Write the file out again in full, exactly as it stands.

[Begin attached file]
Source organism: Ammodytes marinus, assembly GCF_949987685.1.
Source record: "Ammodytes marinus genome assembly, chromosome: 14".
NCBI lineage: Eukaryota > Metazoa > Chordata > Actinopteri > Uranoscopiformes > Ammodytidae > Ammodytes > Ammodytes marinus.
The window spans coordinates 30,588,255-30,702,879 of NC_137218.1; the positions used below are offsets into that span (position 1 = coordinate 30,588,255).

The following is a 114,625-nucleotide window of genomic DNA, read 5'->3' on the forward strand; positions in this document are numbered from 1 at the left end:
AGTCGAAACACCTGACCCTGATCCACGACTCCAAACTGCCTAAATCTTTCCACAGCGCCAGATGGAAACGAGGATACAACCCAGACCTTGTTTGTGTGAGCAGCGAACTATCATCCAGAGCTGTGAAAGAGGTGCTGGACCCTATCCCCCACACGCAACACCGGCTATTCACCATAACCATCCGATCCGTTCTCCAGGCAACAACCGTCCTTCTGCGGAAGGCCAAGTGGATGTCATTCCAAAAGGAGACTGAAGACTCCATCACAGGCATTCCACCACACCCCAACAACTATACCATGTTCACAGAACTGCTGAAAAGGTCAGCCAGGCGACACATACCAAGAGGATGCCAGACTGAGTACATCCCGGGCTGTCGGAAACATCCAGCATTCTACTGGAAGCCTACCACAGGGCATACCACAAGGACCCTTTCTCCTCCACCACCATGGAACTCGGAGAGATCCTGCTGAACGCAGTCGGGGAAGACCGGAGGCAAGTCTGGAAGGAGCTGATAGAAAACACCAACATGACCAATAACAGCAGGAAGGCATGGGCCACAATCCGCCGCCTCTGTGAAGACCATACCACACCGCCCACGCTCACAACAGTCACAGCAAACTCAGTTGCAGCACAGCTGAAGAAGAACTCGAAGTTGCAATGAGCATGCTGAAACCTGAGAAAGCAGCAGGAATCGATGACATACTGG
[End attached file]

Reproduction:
Source organism: Ammodytes marinus, assembly GCF_949987685.1.
Source record: "Ammodytes marinus genome assembly, chromosome: 14".
NCBI lineage: Eukaryota > Metazoa > Chordata > Actinopteri > Uranoscopiformes > Ammodytidae > Ammodytes > Ammodytes marinus.
The window spans coordinates 30,588,255-30,702,879 of NC_137218.1; the positions used below are offsets into that span (position 1 = coordinate 30,588,255).

The following is a 114,625-nucleotide window of genomic DNA, read 5'->3' on the forward strand; positions in this document are numbered from 1 at the left end:
AGTCGAAACACCTGACCCTGATCCACGACTCCAAACTGCCTAAATCTTTCCACAGCGCCAGATGGAAACGAGGATACAACCCAGACCTTGTTTGTGTGAGCAGCGAACTATCATCCAGAGCTGTGAAAGAGGTGCTGGACCCTATCCCCCACACGCAACACCGGCTATTCACCATAACCATCCGATCCGTTCTCCAGGCAACAACCGTCCTTCTGCGGAAGGCCAAGTGGATGTCATTCCAAAAGGAGACTGAAGACTCCATCACAGGCATTCCACCACACCCCAACAACTATACCATGTTCACAGAACTGCTGAAAAGGTCAGCCAGGCGACACATACCAAGAGGATGCCAGACTGAGTACATCCCGGGCTGTCGGAAACATCCAGCATTCTACTGGAAGCCTACCACAGGGCATACCACAAGGACCCTTTCTCCTCCACCACCATGGAACTCGGAGAGATCCTGCTGAACGCAGTCGGGGAAGACCGGAGGCAAGTCTGGAAGGAGCTGATAGAAAACACCAACATGACCAATAACAGCAGGAAGGCATGGGCCACAATCCGCCGCCTCTGTGAAGACCATACCACACCGCCCACGCTCACAACAGTCACAGCAAACTCAGTTGCAGCACAGCTGAAGAAGAACTCGAAGTTGCAATGAGCATGCTGAAACCTGAGAAAGCAGCAGGAATCGATGACATACTGG